workplace trust and communicationTrust and Communication.

I believe it is the responsibility of an organization and employer to create a culture and environment committed to employee engagement. If I had to offer one piece of advice to someone wanting to create a culture and environment of engagement, I would say this should be done by establishing trust and communication.

If employees don’t feel like they can sit down with their boss and openly talk about concerns, nothing will change. Leaders should communicate with their team frequently and create a safe and open environment where everyone is comfortable approaching their leaders with any concerns they may have. As I’ve discussed in previous articles, psychological safety is critical to the success of a team and the organization in which teams function.

empathy and listeningEmpathy + Listening.

Leaders should not assume they know what their employees want. In order to fully engage employees, leaders need to ask employees directly and then listen. Feedback from employees can be used by leaders to understand how to best meet their employees’ needs. Empathy helps leaders relate to those they serve – their employees. Sit down and talk with your employees. Listen to what they have to say. When your employees feel like their opinions and efforts matter to you and the organization, they are more likely to be invested in their jobs and the success of the company.

Engagement Quiz

The Engagement Quiz

In their article, Is your team engaged? Here’s a short, easy way to find out, Chester Elton and Adrian Gostick provide the Engagement Quiz. This eight-question quiz helps leaders assess their team’s engagement. Elton and Gostick suggest, “if you are a manager, ask your employees to give their honest feedback about their experience at work. (If they won’t, that should tell you something.) If you are an individual contributor, answer for yourself.”

☐ There are excellent opportunities to grow or learn new things around here.

☐ My leader regularly talks to us about our futures/career progression in positive ways.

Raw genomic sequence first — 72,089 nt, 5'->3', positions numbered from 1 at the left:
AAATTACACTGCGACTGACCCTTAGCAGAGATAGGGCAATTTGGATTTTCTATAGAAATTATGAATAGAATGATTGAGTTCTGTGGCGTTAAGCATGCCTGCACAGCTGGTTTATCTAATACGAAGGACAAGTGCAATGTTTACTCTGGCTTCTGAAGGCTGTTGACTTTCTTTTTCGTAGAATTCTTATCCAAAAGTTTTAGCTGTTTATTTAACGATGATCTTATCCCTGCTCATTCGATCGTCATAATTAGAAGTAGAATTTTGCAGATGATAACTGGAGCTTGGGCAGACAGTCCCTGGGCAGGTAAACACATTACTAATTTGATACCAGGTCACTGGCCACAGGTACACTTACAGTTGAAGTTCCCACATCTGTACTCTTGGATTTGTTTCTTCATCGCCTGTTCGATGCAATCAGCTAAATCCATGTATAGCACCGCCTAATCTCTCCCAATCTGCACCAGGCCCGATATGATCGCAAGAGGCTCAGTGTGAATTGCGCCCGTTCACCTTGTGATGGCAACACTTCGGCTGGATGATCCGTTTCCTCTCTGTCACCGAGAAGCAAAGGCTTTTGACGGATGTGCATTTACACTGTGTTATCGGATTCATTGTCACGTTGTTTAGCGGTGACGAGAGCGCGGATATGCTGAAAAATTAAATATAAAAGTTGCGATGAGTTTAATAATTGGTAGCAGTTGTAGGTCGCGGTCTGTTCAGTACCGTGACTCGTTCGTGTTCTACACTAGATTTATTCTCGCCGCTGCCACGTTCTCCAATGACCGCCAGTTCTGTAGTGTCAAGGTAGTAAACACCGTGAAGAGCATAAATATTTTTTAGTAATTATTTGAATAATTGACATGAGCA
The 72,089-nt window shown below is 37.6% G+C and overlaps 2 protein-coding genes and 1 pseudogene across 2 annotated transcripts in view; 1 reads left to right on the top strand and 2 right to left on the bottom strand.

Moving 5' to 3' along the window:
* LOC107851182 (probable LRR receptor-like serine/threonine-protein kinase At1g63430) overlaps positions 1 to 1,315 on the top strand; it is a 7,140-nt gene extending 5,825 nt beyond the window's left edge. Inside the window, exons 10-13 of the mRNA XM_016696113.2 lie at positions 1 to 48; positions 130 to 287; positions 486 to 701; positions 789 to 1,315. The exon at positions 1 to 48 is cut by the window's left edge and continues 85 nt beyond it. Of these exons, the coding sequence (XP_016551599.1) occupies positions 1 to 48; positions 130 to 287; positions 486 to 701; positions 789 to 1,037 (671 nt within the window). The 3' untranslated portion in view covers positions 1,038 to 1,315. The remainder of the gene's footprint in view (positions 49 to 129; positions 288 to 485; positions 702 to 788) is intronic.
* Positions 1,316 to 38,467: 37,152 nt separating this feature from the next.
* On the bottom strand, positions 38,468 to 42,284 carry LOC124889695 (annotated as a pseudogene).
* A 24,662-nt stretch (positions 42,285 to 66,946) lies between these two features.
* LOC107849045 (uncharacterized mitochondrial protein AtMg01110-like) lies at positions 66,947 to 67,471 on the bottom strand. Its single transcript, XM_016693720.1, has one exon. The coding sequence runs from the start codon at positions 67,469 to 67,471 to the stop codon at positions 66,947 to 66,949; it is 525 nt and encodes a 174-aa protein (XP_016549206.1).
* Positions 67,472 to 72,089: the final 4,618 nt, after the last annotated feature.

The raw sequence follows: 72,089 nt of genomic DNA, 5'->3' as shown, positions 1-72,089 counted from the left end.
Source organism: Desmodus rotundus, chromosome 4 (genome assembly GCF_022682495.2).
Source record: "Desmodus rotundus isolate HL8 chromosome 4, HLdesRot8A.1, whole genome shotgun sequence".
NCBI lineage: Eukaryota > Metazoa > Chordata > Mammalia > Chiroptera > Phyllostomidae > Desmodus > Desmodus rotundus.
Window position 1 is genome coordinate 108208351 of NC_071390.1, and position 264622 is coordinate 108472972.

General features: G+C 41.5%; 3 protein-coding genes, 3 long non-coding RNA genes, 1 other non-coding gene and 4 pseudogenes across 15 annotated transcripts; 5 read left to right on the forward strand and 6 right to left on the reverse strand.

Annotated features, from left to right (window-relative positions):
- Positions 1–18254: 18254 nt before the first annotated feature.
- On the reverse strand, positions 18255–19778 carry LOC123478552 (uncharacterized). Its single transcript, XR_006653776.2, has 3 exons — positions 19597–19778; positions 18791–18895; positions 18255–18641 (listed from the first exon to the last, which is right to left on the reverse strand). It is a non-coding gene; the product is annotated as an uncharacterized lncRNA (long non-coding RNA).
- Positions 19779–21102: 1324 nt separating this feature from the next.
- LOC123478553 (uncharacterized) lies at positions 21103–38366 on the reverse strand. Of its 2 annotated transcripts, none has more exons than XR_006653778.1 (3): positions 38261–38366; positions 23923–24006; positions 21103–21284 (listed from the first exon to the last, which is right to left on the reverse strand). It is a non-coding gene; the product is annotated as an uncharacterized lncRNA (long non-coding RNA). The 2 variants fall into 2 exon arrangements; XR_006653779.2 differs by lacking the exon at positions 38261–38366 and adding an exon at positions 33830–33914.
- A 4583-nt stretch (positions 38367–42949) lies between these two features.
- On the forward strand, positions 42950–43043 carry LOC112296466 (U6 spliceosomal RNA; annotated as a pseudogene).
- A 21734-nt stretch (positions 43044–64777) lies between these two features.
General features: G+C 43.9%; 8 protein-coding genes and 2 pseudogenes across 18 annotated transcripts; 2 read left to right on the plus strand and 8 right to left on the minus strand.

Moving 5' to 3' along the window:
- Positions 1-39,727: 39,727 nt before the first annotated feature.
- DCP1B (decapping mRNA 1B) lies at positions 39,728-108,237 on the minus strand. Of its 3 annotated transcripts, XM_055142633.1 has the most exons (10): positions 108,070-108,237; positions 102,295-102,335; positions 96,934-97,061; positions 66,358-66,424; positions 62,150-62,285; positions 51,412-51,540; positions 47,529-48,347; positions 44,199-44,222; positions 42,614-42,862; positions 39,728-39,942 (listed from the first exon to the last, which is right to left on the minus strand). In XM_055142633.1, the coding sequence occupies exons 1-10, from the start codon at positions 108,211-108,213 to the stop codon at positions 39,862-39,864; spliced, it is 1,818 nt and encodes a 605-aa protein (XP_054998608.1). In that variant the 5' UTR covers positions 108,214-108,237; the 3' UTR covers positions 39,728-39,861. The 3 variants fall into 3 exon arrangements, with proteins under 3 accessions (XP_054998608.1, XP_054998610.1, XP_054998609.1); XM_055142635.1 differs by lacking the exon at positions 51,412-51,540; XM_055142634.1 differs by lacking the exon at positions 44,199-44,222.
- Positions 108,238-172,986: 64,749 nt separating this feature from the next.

☐ We are regularly recognized for our good work.

☐ My boss understands what drives me and gives me assignments I find motivating.

☐ We feel well-informed about organizational changes.

☐ We are free to speak up and give feedback without fear of reprisal.

☐ We feel our efforts make a difference every day.

☐ We understand the bigger mission and values of our organization.

Connecting the Dots

Connecting the Dots.

Employee engagement is low worldwide, and people don’t quit their jobs, they quit their bosses. The first step to increasing employee engagement is through empathy and open, honest, genuine/authentic communication. Employees should feel comfortable and safe approaching their leaders with concerns.

Ask your team some questions from the Engagement Quiz, and see what types of responses you receive. If you still aren’t sure where to begin, start by treating your colleagues well. Listen to them and give them room to grow. Treating your employees like human beings rather than production machines will begin to change their perceptions of you as a leader and of the organization as a whole.

Thank you for taking the time to read my post! If you’re looking for ways to increase your organization’s level of employee engagement, please review my services here and contact me here.

This was originally posted on LinkedIn on October 31st, 2017. See the full post here.

3 Ways Gratitude Promotes a Culture of Engagement in the Workplace

Thumbs up - gratitude

Have you ever worked a job where you rarely, if ever, felt appreciated or were personally thanked for the work you performed? Unfortunately, you are probably not alone. Expression of gratitude in the workplace has many benefits.

Thanking the people we work with is something we all can do, whether you have a boss or are the boss. Expressing gratitude and appreciation is free, does not require a significant time investment, and the many benefits of gratitude are backed up by scientific research.

What is gratitude? Gratitude is the quality of being thankful. Gratitude involves having appreciation for what an individual receives, whether it is tangible or intangible. Researchers describe gratitude as “an emotional response to a gift. It is the appreciation felt after one has been the beneficiary of an altruistic act.”

In the workplace, leaders might send a message of, “you should be grateful you have this job!” instead of, “I am grateful for your hard work.” This message is not typically received well by employees, who, instead of feeling grateful for having a job, think their boss should be grateful they are willing to come to work in the first place.

Both parties tend to think about how unappreciated they are, which leads to neither the boss nor the employee wanting to express a little gratitude first.